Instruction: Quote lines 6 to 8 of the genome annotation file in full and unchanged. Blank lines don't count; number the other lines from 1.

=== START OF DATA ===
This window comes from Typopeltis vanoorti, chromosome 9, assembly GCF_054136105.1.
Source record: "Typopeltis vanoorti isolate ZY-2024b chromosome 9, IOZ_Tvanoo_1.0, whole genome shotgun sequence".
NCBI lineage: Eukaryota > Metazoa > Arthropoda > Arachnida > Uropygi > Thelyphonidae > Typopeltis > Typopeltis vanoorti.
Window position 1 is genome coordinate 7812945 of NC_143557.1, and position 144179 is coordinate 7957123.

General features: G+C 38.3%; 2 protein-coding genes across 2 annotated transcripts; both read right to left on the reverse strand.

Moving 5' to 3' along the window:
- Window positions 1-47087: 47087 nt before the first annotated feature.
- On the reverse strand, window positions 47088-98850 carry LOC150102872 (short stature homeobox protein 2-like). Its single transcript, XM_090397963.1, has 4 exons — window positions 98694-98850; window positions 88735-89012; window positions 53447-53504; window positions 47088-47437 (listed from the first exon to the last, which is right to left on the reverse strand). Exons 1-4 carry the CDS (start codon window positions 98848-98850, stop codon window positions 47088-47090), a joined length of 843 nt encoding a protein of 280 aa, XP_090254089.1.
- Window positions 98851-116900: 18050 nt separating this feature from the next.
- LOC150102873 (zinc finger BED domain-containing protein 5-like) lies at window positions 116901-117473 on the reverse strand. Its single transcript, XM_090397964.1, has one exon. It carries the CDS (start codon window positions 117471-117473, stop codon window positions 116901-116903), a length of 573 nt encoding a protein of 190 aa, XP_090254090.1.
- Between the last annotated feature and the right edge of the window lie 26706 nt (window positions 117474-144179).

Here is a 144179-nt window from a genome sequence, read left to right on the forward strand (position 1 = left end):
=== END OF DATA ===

Moving 5' to 3' along the window:
- Window positions 1-47087: 47087 nt before the first annotated feature.
- On the reverse strand, window positions 47088-98850 carry LOC150102872 (short stature homeobox protein 2-like). Its single transcript, XM_090397963.1, has 4 exons — window positions 98694-98850; window positions 88735-89012; window positions 53447-53504; window positions 47088-47437 (listed from the first exon to the last, which is right to left on the reverse strand). Exons 1-4 carry the CDS (start codon window positions 98848-98850, stop codon window positions 47088-47090), a joined length of 843 nt encoding a protein of 280 aa, XP_090254089.1.